Sponsors   Medical Terminology Daily (MTD) is a blog prepared by Clinical Anatomy Associates, Inc. as a service to the medical community, medical students, and the medical industry. We will post a workweek daily medical or surgical term, its meaning and usage, as well as biographical notes on anatomists, surgeons, and researchers through the ages. Be warned that some of the images used depict human anatomical specimens.

You can follow "Medical Terminology Daily" via FacebookLinkedIn, or Twitter. Click on the link below to subscribe to the Medical Terminology Daily (MTD) newsletter which is delivered weekly. . Click here >> to let someone else know about this website. If you think an article could be interesting to somebody else, click on the mail icon (envelope) at the top of each article to forward it.

We do not collect, share, or sell e-mails. You are most welcome to submit questions and suggestions using our "Contact Us" form, or directly via e-mail. The information on this blog follows the terms on our "Privacy and Security Statement"  and cannot be construed as medical guidance or taken as instructions for treatment. 


Click here to subscribe to the Medical Terminology Daily Newsletter


                  "Like Us" on Facebook! "Like" or "Share" this page:   
 
caatmsmtdad  

We have 83 guests online


Antonio Maria Valsalva

Antonio Maria Valsalva
(1666 – 1723)   

Italian physician, surgeon, pathologist and anatomist, Antonio Maria Pini was born in the city of Imola. His father Pompeo Pini, a well-to-do goldsmith, adopted the family name Valsalva based on the location of his grandfather’s castle.  Valsalva was well educated by Jesuits in mathematics, natural sciences and humanities, and continued his studies in Bologna, where he was trained in anatomy by Marcello Malpighi (1628 – 1694).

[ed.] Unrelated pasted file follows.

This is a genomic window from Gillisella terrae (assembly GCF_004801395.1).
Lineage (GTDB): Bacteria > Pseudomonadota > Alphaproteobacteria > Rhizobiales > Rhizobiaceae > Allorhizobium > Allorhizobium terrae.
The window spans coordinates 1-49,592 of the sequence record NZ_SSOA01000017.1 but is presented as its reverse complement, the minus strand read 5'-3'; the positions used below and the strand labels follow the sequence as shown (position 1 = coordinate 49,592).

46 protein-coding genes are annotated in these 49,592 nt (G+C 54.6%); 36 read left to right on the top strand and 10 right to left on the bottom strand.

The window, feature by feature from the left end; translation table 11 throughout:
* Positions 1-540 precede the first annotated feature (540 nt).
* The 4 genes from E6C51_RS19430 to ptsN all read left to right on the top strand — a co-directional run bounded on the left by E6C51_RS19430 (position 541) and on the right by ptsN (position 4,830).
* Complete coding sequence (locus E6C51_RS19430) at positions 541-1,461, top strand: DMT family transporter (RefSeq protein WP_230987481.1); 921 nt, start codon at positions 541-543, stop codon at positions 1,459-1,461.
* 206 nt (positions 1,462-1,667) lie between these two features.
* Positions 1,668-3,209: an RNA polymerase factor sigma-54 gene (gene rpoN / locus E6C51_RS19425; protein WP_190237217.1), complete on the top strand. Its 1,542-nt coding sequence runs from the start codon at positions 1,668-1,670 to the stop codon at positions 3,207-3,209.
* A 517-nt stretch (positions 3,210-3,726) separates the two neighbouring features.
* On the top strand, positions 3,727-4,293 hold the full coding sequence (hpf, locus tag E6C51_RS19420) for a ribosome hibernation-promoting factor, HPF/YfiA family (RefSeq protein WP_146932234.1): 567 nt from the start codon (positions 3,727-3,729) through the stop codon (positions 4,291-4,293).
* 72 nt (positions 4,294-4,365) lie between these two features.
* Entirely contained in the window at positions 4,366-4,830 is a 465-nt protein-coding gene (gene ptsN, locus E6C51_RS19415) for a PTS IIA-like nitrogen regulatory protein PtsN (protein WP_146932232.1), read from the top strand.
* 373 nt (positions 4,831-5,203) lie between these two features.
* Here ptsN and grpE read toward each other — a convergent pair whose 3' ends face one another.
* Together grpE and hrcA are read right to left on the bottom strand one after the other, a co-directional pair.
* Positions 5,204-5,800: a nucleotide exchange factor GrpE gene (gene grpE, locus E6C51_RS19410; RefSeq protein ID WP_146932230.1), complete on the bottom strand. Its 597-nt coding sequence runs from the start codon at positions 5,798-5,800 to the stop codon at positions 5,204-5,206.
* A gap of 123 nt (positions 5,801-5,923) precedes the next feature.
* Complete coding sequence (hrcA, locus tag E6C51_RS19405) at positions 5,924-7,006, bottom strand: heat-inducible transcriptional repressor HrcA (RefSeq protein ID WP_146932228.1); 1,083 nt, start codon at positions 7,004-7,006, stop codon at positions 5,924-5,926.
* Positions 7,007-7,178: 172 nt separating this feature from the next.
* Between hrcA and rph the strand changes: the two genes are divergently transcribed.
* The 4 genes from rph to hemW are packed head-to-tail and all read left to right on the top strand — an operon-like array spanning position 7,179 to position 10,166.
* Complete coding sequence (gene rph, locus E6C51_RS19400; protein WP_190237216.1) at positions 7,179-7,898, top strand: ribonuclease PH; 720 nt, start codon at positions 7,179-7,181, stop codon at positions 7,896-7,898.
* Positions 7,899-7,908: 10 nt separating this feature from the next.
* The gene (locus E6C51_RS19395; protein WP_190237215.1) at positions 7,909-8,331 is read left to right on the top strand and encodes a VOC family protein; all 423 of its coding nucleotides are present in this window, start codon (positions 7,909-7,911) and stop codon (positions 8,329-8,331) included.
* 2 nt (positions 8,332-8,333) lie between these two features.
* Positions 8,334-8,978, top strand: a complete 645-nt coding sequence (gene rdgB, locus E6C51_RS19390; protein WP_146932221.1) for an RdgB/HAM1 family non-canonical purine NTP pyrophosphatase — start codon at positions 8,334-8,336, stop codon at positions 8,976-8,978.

In 1687, at the age of 21, Valsalva received his Doctorate in Medicine and Philosophy. He was very dedicated to the practice of medicine, research and anatomical studies. Because of his anatomical knowledge he routinely used cadaver dissection in his clinical practice, advancing his knowledge as a pathologist.  In 1694 he was appointed Professor of Anatomy at the University of Bologna.

One of his areas of interest was the anatomy of the hearing system, and his only known publication  in 1704 is “De Aure Humana Tractatus” (The Study of the Human Ear) , where he described the ear as composed of the three regions known to us today: internal, middle, and external.

He described a maneuver to inflate the middle ear to erase deafness and increase suppuration caused by middle ear congestion. This is known today as the Valsalva maneuver used in medical practice, but also in deep sea diving and by pilots to clear the middle ear and balance the air pressure in the middle ear with that of the external environment. Today the cardiophysiological bodily response to Valsalva’s maneuver has been studied in detail.

Valsalva is responsible for the eponym “Eustachian tube” that refers to the muscular tube communicating the superior aspect of the pharynx (rhinopharynx) with the middle ear. He did dissections to study in detail the aorta and aortic valve, describing what today are known as the “sinuses of Valsalva”, a pocket-like dilation of the aortic valve between the aortic valve and the valve cusps of leaflets. Each of the coronary arteries arises from a sinus of Valsalva. Similar sinuses are found in the pulmonary valve.

During his studies of the mentally ill, Valsalva was of the opinion that madness was an organic disease and therefore mentally ill patients deserved humanitarian treatment, which was not the standard during his times.